Your search returned 84 results in the Theme: immigration/citizenship.
The Stonewall Honor–winning author of Beyond Magenta shares the intimate, eye-opening stories of nine undocumented young adults living in Americ... [Read More]
The Stonewall Honor–winning author of Beyond Magenta shares the intimate, eye-opening stories of nine undocumented young adults living in America. “Maybe next time they hear someone railing about how terrible immigrants are, they'll think about me. I’m a real person.” Meet nine courageous young adults who have lived in the United States with a secret for much of their lives: they are not U.S. citizens. They came from Colombia, Mexico, Ghana, Independent Samoa, and Korea. They came seeking education, fleeing violence, and escaping poverty. All have heartbreaking and hopeful stories about leaving their homelands and starting a new life in America. And all are weary of living in the shadows. We Are Here to Stay is a very different book than it was intended to be when originally slated for a 2017 release, illustrated with Susan Kuklin’s gorgeous full-color portraits. Since the last presidential election and the repeal of DACA, it is no longer safe for these young adults to be identified in photographs or by name. Their photographs have been replaced with empty frames, and their names are represented by first initials. We are honored to publish these enlightening, honest, and brave accounts that encourage open, thoughtful conversation about the complexities of immigration — and the uncertain future of immigrants in America.
Imagine being forced to move to a new planet where YOU are the alien! From the creator of the Tapper Twins, New York Times bestselling author Geoff Ro... [Read More]
Imagine being forced to move to a new planet where YOU are the alien! From the creator of the Tapper Twins, New York Times bestselling author Geoff Rodkey delivers a topical, sci-fi middle-grade novel that proves friendship and laughter can transcend even a galaxy of differences. The first time I heard about Planet Choom, we'd been on Mars for almost a year. But life on the Mars station was grim, and since Earth was no longer an option (we may have blown it up), it was time to find a new home. That's how we ended up on Choom with the Zhuri. They're very smart. They also look like giant mosquitos. But that's not why it's so hard to live here. There's a lot that the Zhuri don't like: singing (just ask my sister, Ila), comedy (one joke got me sent to the principal's office), or any kind of emotion. The biggest problem, though? The Zhuri don't like us. And if humankind is going to survive, it's up to my family to change their minds. No pressure.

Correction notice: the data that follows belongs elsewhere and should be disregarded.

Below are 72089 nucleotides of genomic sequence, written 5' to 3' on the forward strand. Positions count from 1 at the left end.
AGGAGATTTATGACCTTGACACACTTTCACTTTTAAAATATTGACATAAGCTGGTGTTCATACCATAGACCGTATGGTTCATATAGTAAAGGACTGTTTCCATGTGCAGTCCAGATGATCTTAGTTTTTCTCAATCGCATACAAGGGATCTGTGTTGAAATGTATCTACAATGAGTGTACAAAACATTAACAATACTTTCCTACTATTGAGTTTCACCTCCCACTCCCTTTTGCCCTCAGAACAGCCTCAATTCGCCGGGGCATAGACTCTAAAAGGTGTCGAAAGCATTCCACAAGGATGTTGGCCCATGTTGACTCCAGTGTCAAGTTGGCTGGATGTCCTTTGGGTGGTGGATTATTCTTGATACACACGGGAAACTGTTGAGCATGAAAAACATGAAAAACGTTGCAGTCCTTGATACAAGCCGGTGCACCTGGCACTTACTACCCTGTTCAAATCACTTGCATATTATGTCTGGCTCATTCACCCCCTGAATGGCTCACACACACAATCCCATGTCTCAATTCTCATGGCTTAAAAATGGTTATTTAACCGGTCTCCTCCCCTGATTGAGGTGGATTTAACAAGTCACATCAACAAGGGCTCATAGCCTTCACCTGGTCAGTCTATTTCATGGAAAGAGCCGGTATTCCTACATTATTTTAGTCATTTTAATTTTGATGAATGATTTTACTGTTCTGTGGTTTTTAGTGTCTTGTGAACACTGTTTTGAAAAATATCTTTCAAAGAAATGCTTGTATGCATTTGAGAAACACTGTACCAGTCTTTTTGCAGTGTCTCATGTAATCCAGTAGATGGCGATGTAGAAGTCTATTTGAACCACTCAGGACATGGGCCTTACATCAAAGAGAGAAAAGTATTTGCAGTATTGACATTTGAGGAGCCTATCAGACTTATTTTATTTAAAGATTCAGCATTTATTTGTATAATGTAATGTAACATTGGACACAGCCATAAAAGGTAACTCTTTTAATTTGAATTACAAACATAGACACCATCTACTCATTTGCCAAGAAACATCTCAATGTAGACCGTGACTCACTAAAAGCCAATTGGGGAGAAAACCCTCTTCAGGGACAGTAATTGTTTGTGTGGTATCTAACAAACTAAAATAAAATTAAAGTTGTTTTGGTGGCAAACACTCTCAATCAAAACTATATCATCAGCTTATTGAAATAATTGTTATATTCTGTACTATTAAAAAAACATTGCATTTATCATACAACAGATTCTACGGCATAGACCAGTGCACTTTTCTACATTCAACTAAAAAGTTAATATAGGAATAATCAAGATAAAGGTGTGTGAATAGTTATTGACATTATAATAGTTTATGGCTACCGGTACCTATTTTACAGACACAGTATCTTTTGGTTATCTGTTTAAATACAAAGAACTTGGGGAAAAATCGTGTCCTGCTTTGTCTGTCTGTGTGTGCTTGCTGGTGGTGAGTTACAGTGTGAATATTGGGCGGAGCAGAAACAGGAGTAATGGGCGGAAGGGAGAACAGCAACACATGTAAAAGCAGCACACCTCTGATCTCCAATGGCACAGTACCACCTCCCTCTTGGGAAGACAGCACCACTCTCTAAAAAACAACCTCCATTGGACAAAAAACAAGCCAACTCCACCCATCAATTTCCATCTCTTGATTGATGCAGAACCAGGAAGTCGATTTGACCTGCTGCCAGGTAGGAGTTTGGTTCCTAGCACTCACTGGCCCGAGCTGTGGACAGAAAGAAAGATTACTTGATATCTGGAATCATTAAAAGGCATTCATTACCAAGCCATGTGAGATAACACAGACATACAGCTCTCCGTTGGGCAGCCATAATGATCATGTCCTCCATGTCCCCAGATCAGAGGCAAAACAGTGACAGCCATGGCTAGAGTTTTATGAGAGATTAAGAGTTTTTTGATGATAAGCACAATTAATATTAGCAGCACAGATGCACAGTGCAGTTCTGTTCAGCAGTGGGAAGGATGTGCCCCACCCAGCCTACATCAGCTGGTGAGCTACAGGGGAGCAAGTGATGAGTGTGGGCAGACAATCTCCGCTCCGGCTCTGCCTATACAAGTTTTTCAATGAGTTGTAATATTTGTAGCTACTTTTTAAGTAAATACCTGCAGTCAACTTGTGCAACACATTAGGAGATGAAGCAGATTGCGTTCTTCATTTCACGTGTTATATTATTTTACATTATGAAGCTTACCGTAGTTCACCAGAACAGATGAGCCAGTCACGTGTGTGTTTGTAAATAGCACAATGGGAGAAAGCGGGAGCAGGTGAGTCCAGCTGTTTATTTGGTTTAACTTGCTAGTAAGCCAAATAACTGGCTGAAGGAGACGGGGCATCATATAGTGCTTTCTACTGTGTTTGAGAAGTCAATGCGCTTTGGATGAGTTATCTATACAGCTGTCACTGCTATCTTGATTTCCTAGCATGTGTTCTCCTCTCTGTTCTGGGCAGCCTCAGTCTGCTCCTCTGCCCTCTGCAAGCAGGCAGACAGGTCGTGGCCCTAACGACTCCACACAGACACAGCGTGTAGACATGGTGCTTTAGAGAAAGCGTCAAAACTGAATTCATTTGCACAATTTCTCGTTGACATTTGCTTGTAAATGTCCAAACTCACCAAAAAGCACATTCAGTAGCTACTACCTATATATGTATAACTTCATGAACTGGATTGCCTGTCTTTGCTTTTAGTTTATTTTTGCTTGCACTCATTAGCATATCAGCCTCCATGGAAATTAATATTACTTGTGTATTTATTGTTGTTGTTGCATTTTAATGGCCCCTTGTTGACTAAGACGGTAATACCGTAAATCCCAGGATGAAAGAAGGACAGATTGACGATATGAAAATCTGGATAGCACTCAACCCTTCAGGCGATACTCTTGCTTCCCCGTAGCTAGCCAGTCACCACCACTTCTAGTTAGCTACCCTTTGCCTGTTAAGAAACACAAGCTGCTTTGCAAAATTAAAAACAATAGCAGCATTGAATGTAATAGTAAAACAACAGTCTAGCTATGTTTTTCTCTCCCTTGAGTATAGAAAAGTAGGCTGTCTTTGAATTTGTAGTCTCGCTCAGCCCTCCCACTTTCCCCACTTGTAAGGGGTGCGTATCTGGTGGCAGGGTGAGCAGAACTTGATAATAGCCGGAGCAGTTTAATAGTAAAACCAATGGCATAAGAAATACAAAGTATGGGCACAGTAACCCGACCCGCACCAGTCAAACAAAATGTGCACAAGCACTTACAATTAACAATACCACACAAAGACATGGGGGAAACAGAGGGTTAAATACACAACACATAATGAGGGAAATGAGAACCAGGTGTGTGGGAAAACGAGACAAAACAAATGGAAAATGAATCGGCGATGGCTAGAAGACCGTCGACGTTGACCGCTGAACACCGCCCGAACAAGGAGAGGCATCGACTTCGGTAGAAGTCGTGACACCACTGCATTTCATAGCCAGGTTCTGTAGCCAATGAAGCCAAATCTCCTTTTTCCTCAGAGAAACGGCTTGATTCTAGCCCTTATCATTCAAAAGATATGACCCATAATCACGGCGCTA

Theme: Immigration/Citizenship, Diversity
Theme: Immigration/Citizenship, SOCIAL JUSTICE
After moving from a small village in Mexico to a town in the United States, Eduardo is sure it will never feel quite like home. The other children don... [Read More]
After moving from a small village in Mexico to a town in the United States, Eduardo is sure it will never feel quite like home. The other children don't speak his language and they do not play fútbol. His family promises him that he will feel right at home by the time Christmas comes along, when your words float like clouds from your mouth” and trees will ride on cars.” With whimsical imagery and a sprinkling of Spanish vocabulary, Gretchen Griffith takes readers on a multicultural journey with Eduardo who discovers the United States is not so different from Latin America and home is wherever family is.
Theme: Diversity, Immigration/Citizenship
Perfect for fans of Rupi Kaur and Elizabeth Acevedo, Jasmin Kaur’s stunning debut novel is a collection of poetry, illustrations, and prose. scr... [Read More]
Perfect for fans of Rupi Kaur and Elizabeth Acevedo, Jasmin Kaur’s stunning debut novel is a collection of poetry, illustrations, and prose. scream so that one day a hundred years from now another sister will not have to dry her tears wondering where in history she lost her voice The six sections of the book explore what it means to be a young woman living in a world that doesn’t always hear her and tell the story of Kiran as she flees a history of trauma and raises her daughter, Sahaara, while living undocumented in North America. Delving into current cultural conversations including sexual assault, mental health, feminism, and immigration, this narrative of resilience, healing, empowerment, and love will galvanize readers to fight for what is right in their world.